in Open Source

Considerations for implementing a Content Management System into your organisation

The abbreviation CMS is becoming very popular among organisations and the open source community. There is a huge range of CMS’s available through open source initiatives and in the commercial sector that have a range of different features and modules.

If you are considering implementing a CMS into your organisation, consider these three key areas in your decision making processes.

Technology

  • Research - Research the different types of CMS’s available and their features. http://www.cmsmatrix.org/ is a good source for comparing different CMS’s.
  • Track Record - Look at the success and failure case studies of different CMS’s. Although a particular CMS may have all the features, it might be the worst CMS to implement.
  • Strategy - Look at other businesses / competitors in your industry to see what they use as a CMS. You can use this research as a competitive advantage to get ahead of your competitors.
  • Migration - Migrating your existing system / content into a new CMS can be a huge project and can put strain on the cost and labour to migrate existing data. Some CMS’s will allow bulk importing of existing data or another approach is to research into writing scripts to automate the migration process.
  • Cost - Costing is a major factor. Consider open source products, commercial products, support agreements, internal and external consultant’s costs. Initially you may think that open source products are great as they are free, but support and maintenance can be a huge cost in the long term.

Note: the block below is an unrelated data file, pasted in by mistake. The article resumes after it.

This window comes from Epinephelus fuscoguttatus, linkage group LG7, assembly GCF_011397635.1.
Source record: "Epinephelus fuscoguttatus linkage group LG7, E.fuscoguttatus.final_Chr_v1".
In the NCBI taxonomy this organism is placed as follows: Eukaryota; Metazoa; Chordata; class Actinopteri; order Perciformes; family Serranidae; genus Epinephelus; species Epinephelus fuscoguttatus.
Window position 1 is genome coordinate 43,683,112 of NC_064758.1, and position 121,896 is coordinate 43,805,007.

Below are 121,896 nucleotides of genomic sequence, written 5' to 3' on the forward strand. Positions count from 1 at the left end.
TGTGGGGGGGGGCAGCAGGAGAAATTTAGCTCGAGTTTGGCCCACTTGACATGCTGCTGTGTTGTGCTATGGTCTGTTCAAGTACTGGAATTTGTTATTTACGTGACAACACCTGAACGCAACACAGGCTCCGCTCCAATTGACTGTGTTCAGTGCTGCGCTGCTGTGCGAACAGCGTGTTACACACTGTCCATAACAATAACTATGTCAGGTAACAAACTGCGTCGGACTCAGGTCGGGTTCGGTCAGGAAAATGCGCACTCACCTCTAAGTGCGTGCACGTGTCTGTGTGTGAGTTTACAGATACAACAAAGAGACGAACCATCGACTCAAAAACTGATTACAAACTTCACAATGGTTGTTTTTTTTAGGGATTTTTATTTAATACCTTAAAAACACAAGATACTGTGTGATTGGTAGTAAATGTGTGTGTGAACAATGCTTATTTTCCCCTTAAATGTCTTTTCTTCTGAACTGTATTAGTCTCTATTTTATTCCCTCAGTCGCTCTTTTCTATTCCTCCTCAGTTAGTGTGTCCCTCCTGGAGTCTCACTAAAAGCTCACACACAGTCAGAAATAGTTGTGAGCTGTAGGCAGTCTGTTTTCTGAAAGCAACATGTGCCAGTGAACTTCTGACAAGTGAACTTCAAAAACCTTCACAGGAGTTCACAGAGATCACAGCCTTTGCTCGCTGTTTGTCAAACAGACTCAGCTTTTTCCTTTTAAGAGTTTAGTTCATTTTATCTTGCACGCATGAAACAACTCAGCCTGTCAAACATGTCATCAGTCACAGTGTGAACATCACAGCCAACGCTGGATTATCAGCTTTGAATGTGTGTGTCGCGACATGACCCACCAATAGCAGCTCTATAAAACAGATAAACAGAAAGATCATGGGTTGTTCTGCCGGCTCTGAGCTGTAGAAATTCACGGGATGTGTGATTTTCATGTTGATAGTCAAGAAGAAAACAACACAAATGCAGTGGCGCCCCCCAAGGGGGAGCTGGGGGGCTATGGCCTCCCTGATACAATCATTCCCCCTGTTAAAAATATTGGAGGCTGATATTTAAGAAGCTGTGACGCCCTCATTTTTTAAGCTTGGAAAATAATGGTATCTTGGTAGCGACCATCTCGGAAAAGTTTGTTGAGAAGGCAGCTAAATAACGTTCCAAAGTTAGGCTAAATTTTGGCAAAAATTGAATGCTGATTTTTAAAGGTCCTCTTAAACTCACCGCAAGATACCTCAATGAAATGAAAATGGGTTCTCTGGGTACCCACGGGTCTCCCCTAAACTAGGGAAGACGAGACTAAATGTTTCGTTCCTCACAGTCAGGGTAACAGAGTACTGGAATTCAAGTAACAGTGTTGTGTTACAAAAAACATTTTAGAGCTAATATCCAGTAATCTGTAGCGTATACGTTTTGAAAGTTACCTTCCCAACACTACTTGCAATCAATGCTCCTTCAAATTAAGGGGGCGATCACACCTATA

• System Quality - Performance, Stability, Extensibility, Security are just some of the words that IT managers, developers and architects worry about when implementing a new system.

Organisational

  • A scale of balance - You can find the best CMS’s will all the bells and whistles, but there is no point designing and implementing a CMS without knowing the problems and requirements of your organisation. Some examples are features overlapping with existing systems, too many features that won’t be used or not enough features that fit the requirements.
  • Quality/Standard - Quality is a key area in content management. There is quality in terms of how well the software is written and how it performs, but also measuring quality in terms of the information. This becomes an organisational process of insuring the quality of the content in the CMS is sound.
  • Risks - Identifying the risks is standard practice including risks of implementation, quality, having the right technical team, the right consultants and advice, the approval and support of management, and the support of staff through your organisation.

People

  • Training - Depending on the number of staff involved in the implementation, these people will need to be trained on using, administering and/or even developing modules within the CMS. A lot of commercial CMS businesses will offer training as part of their package, but a lot of the community open source based CMS’s have no formal training available. Consider the time involved in training users is a critical factor for system buy-in and to have the on-going support of your users.
  • Change – Implementing new systems affects users if they like it or not. Having the right change processes in-place and the support of staff helps have a smooth transition. Consider a CMS that will help your change processes run smoothly including training and user-friendliness.

Having the answers to these considerations will help you identify the best CMS for your organisation. You have to be careful when making the decision as there are so many variations of CMS’s available in today’s market.
Good luck!

References

7 Challenges of implementing Content Management Systems (http://www.istart.co.nz/index/HM20/PC0/PV21905/EX210195/AR210332)

CMS Compare Matrix (http://www.cmsmatrix.org/ )